The Third Circuit recently vacated a trial court’s decision that members of a putative class were not readily ascertainable by reference to objective criteria. City Select Auto Sales Inc. v. BMW Bank of North America Inc., 867 F.3d 434 (3d Cir. 2017). Although it did not find that a class was in fact ascertainable, it held that the trial court misapplied the ascertainability standard and remanded for further proceedings. Id. at 443. Continue reading
In a decision that many saw as lowering the bar for class certification, the Eighth Circuit recently reversed a trial court’s decision that a putative class was not readily ascertainable by reference to objective criteria. Sandusky Wellness Center LLC v. Medtox Scientific Inc., No. 15-1317, 2016 WL 1743037 (May 3, 2016). The Eighth Circuit held that classes must be readily ascertainable, which it had yet to squarely do, but found that this particular class was ascertainable, as it included individuals who “were sent” the fax at issue and “fax logs show[ed] the numbers that received faxes.” In doing so, it rejected the argument that fax logs do not necessarily identify the “recipient” of a fax who would have standing under 47 U.S.C. § 227(b)(1). Continue reading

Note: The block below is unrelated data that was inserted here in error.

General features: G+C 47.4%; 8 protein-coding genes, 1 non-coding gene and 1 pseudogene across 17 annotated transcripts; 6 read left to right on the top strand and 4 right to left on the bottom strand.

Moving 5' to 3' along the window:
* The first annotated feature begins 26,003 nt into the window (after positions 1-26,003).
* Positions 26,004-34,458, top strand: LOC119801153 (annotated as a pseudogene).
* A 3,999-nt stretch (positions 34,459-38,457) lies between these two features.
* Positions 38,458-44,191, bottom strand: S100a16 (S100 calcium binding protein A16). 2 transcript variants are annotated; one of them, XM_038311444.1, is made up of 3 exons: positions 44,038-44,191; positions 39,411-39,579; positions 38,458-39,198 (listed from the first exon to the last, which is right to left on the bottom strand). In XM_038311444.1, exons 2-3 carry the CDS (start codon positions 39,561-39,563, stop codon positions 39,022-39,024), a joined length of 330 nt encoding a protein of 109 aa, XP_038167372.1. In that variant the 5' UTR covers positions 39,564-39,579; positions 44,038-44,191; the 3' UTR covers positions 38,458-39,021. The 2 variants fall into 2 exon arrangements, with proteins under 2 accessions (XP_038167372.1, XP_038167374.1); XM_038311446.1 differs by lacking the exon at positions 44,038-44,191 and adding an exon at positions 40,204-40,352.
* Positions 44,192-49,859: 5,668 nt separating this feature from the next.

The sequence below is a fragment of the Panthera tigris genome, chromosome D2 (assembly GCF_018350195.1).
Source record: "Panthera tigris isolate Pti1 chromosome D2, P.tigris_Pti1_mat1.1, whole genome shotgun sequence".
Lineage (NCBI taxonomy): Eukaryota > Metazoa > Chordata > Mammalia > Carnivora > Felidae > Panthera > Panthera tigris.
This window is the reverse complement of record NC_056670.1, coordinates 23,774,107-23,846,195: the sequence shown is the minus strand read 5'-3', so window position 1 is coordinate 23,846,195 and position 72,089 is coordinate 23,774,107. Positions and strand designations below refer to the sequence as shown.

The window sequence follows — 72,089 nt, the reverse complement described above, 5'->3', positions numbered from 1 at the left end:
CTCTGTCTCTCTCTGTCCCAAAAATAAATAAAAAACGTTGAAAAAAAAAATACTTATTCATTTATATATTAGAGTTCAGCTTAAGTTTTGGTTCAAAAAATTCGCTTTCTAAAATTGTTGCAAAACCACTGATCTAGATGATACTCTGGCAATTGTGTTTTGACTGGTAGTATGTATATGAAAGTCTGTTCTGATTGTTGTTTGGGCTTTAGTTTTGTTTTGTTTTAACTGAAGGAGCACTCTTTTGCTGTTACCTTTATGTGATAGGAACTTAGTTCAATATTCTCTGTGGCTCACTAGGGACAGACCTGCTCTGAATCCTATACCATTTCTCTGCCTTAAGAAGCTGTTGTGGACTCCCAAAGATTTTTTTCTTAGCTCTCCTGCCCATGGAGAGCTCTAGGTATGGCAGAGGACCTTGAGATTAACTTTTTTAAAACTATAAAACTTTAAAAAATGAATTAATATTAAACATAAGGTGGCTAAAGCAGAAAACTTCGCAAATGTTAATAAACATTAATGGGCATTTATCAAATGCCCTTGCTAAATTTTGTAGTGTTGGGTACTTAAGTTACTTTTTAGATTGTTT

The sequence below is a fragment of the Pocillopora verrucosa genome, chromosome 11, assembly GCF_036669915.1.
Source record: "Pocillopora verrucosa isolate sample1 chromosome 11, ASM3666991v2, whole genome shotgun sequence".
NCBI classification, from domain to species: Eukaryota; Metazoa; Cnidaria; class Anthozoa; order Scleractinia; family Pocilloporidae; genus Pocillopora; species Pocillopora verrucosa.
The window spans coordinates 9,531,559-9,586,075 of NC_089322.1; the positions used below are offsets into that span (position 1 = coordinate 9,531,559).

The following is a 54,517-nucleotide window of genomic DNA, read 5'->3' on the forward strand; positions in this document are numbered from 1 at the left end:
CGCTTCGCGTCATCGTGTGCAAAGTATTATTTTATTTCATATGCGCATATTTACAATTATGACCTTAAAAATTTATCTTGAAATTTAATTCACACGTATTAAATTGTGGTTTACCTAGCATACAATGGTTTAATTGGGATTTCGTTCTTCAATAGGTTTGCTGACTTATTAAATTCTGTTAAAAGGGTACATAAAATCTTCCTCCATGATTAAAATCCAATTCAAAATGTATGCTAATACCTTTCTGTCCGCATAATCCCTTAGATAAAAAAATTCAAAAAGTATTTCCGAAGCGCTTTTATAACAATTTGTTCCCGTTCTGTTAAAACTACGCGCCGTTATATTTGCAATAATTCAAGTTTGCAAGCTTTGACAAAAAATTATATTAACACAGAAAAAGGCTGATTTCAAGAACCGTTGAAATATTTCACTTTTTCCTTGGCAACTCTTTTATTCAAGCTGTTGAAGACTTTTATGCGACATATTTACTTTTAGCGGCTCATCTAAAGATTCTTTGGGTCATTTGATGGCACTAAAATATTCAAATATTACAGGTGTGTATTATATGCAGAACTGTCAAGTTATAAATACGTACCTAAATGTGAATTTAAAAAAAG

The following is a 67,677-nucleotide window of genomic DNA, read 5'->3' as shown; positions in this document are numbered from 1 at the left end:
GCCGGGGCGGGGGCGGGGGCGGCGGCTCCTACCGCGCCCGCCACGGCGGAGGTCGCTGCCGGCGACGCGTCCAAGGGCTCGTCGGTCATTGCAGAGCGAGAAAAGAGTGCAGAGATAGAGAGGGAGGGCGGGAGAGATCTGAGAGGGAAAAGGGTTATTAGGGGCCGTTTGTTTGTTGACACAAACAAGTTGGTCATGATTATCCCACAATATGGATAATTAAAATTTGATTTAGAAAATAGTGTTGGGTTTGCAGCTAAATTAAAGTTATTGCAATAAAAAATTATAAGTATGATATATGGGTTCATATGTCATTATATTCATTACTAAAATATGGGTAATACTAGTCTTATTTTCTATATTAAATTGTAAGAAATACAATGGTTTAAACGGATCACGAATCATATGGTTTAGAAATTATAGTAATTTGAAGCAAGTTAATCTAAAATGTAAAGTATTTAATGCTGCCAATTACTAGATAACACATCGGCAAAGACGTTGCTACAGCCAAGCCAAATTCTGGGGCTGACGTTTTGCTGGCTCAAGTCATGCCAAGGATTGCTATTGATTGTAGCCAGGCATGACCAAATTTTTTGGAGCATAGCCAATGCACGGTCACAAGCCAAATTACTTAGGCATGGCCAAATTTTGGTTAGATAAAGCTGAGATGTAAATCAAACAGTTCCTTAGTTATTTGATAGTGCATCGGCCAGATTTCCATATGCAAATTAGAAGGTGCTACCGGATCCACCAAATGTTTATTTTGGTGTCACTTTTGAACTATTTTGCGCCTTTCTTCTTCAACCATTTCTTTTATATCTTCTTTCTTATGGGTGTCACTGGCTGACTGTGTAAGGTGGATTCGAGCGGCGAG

In a TCPA class action case concerning debt collection calls, the Southern District of California recently granted a debt-collector defendant’s motion to file an amended answer and assert a counterclaim for breach of contract arising from the plaintiff’s approximately $22,000 debt for the purchase of a used vehicle. See Horton v. Calvary Portfolio Servs., LLC, No. 13-cv-0307, 2014 U.S. Dist. LEXIS 102569 (S.D. Cal. July 24, 2014).
The Southern District of Texas recently granted a motion to stay proceedings pending a primary jurisdiction referral to the FCC in Fried v. Sensia Salon, Inc., et al., No. 4:13-cv-00312, 2013 U.S. Dist. LEXIS 168645 (S.D. Tex. Nov. 27, 2013). A copy of the decision is available here.
Sensia, a beauty salon in Houston, contracted with Textmunications, Inc., a mobile technology company, which in turn contracted with Air2Web, a mobile messaging aggregator (“MMA”), to transmit text message advertisements to Sensia’s former and current customers. Plaintiffs allege violations of the TCPA, violations of § 305-053 of the Texas Business and Commerce Code (“TBCC”), invasion of plaintiffs’ privacy, and conspiracy to violate the TCPA and TBCC.